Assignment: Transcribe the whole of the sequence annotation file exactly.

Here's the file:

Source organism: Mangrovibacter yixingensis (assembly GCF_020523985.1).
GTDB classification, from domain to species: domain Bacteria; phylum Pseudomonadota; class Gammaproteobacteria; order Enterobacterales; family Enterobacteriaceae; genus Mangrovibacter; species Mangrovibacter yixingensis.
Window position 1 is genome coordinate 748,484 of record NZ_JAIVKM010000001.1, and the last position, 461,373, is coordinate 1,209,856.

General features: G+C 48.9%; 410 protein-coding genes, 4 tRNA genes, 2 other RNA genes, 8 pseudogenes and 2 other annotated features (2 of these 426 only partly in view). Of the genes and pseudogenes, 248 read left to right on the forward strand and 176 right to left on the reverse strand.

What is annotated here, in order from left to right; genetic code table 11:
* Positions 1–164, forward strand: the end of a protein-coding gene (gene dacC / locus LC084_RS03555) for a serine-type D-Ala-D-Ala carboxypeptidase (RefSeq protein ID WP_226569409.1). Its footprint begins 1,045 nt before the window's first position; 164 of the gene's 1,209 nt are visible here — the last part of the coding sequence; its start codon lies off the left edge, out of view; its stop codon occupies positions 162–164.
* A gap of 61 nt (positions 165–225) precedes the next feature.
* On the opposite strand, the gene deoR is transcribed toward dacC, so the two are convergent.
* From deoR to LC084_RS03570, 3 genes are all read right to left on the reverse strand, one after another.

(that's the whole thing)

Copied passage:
Source organism: Mangrovibacter yixingensis (assembly GCF_020523985.1).
GTDB classification, from domain to species: domain Bacteria; phylum Pseudomonadota; class Gammaproteobacteria; order Enterobacterales; family Enterobacteriaceae; genus Mangrovibacter; species Mangrovibacter yixingensis.
Window position 1 is genome coordinate 748,484 of record NZ_JAIVKM010000001.1, and the last position, 461,373, is coordinate 1,209,856.

General features: G+C 48.9%; 410 protein-coding genes, 4 tRNA genes, 2 other RNA genes, 8 pseudogenes and 2 other annotated features (2 of these 426 only partly in view). Of the genes and pseudogenes, 248 read left to right on the forward strand and 176 right to left on the reverse strand.

What is annotated here, in order from left to right; genetic code table 11:
* Positions 1–164, forward strand: the end of a protein-coding gene (gene dacC / locus LC084_RS03555) for a serine-type D-Ala-D-Ala carboxypeptidase (RefSeq protein ID WP_226569409.1). Its footprint begins 1,045 nt before the window's first position; 164 of the gene's 1,209 nt are visible here — the last part of the coding sequence; its start codon lies off the left edge, out of view; its stop codon occupies positions 162–164.
* A gap of 61 nt (positions 165–225) precedes the next feature.
* On the opposite strand, the gene deoR is transcribed toward dacC, so the two are convergent.
* From deoR to LC084_RS03570, 3 genes are all read right to left on the reverse strand, one after another.